Classification Analysis

      One of the study goals was to determine whether a differentiation between PAH and PVOD is feasible by detection of absolute mRNA levels in FFPE tissue on the basis of the two NanoString panels used. Therefore, a variety of binary classifiers were trained by using different gene sets and classification algorithms (Supplemental Table S2).
      First, PAH and PVOD samples (n = 20/19) were randomly assigned into a fixed training set (n = 8/7) and a test set (n = 12/12), using the method “sample” from the R programming environment. The training set was used as input for multiple machine learning algorithms (R package caret version 6.0-81; algorithms used, lda, rf, mlpML, nnet, multinom, svmLinear, and svmRadial; https://cran.r-project.org/web/packages/caret/index.html, last accessed November 20, 2018). The option “tuneLength” was increased from its default value of 3 to 15 to further improve tuning of individual model parameters. For resampling and estimating preliminary model performance, leave-one-out cross-validation was used. Optimal combinations of gene subsets as input variables (up to a number of 16 genes) were identified via an exact leaps and bounds algorithm aimed at optimizing the Tau-squared coefficient (R package subselect version 0.14; https://cran.r-project.org/web/packages/subselect/index.html, last accessed January 29, 2018) or via the random forest importance metric in case of random forest models. Gene subset selection was also limited to significantly regulated genes, and genes whose expression was highly correlated (correlation ≥ 0.9) were removed in a stepwise manner before subset selection. The final model accuracy was evaluated based on the performance of each model against the test set. In the same manner, a multiclass model was created for the classification of all entities in this work (controls, COPD, IPF, PAH, and PVOD) as well as binary models to discriminate each individual entity from all remaining samples using a common test set (Supplemental Table S3).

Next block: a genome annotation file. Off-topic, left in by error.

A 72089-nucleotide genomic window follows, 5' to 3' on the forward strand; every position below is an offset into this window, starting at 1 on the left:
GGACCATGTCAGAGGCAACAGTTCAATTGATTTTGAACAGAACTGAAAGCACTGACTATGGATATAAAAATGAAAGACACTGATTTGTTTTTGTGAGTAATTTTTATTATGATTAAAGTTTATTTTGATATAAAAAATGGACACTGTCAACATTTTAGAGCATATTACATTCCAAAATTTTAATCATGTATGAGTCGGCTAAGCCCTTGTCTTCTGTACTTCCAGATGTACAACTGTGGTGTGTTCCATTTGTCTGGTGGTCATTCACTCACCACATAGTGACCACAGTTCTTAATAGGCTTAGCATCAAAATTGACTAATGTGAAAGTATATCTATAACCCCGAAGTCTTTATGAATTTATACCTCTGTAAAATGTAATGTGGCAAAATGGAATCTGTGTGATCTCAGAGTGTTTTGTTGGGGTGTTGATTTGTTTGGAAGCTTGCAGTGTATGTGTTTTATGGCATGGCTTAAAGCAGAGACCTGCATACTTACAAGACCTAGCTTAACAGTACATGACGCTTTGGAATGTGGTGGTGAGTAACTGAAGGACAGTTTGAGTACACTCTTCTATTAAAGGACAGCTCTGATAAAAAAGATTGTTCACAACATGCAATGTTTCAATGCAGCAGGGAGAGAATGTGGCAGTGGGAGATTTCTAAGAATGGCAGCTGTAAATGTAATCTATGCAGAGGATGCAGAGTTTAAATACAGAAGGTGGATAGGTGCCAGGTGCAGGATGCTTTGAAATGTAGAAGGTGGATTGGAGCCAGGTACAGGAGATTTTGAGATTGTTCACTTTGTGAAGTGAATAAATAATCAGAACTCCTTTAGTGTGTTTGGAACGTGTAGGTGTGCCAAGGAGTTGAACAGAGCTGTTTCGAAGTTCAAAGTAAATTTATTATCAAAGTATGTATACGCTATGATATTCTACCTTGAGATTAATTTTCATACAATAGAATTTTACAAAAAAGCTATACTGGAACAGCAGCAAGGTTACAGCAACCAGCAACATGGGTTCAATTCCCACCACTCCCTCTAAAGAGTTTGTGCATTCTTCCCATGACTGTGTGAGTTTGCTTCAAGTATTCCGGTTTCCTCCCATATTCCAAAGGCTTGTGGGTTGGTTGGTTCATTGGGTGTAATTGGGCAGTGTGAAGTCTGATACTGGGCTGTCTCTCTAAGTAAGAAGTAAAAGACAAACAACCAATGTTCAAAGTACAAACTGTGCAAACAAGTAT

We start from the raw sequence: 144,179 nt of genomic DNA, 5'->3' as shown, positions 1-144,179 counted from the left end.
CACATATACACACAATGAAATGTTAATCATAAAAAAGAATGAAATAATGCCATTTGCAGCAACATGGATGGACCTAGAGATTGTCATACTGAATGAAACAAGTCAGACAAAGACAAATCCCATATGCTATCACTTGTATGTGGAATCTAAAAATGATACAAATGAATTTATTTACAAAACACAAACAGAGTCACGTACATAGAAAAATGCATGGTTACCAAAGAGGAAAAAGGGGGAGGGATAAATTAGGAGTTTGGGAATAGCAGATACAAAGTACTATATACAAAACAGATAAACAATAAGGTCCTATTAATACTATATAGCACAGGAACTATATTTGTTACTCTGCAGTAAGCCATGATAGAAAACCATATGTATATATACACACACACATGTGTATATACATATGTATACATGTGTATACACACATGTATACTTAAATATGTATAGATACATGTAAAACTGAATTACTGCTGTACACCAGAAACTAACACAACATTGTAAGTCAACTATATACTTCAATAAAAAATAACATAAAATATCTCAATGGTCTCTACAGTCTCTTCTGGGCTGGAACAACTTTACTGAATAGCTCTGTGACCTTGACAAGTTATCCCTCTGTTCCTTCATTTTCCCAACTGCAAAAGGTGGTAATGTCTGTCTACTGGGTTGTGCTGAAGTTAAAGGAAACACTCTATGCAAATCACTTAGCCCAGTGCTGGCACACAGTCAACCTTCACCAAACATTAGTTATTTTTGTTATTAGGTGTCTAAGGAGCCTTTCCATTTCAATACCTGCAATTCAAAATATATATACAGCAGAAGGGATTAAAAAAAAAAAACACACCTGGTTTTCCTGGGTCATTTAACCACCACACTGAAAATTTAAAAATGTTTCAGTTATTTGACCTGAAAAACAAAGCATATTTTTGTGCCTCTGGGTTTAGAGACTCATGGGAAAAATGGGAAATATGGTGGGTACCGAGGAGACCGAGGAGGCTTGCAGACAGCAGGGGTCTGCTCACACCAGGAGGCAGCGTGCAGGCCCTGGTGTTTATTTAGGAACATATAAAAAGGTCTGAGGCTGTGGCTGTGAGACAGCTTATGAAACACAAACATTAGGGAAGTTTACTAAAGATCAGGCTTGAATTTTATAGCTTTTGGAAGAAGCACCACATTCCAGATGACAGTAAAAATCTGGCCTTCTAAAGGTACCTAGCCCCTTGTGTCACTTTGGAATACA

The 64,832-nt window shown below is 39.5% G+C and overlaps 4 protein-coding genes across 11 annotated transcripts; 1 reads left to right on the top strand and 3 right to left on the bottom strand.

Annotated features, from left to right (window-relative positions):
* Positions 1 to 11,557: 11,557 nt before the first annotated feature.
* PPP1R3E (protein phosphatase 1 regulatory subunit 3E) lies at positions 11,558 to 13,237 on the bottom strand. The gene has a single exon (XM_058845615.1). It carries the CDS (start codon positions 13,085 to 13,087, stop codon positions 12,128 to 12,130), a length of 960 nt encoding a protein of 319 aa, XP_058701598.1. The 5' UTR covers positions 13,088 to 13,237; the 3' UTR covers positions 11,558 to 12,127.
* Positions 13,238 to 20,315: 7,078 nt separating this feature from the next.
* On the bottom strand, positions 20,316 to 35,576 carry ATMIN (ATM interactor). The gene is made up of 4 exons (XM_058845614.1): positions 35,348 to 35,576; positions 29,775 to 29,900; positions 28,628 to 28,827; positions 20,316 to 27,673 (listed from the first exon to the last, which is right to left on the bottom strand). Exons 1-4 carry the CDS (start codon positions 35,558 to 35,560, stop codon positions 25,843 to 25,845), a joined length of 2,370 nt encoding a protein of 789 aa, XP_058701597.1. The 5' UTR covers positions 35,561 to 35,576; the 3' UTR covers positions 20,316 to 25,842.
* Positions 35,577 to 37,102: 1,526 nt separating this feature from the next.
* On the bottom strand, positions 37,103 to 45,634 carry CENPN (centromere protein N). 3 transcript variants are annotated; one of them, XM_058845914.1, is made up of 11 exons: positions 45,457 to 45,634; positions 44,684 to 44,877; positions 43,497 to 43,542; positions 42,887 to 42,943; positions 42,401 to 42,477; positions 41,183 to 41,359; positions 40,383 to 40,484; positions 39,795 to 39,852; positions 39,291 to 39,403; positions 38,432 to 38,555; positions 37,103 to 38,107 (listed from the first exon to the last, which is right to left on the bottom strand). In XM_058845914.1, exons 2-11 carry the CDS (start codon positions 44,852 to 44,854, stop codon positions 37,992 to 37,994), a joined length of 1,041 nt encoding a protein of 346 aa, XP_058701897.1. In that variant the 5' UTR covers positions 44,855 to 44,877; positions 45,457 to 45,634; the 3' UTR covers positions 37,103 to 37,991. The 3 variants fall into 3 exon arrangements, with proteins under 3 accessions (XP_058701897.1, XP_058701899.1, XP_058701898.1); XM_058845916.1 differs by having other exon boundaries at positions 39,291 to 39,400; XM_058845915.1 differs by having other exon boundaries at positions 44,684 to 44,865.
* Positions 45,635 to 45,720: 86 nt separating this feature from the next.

Functional Analysis

      The comparison analysis module was used from the Ingenuity Pathway Analysis tool (IPA, Qiagen Inc., Venlo, the Netherlands) to complement the study’s molecular data with predictions on the activation/inhibition of biological functions and diseases.
      • Krämer A.
      • Green J.
      • Pollard J.
      • Tugendreich S.
      Causal analysis approaches in ingenuity pathway analysis.
      For this purpose, the relative gene expression profile of each individual sample compared with the median gene expression in the control samples was used as input, limited to significantly regulated genes compared with control samples (FDR < 0.05). The analysis was performed with default settings and therefore used information from both in vivo and in vitro experiments. The IPA tool calculates z scores as a quantitative estimate for the confidence that a biological function is either activated (positive z score) or inactivated (negative z score). Significant differences in the predicted regulation of biological functions were determined via pairwise U-tests and multigroup Kruskal-Wallis tests. P values were considered to be significant according to the following levels of confidence: ∗P < 0.05, ∗∗P < 0.01, ∗∗∗P < 0.001, and ∗∗∗∗P < 0.0001.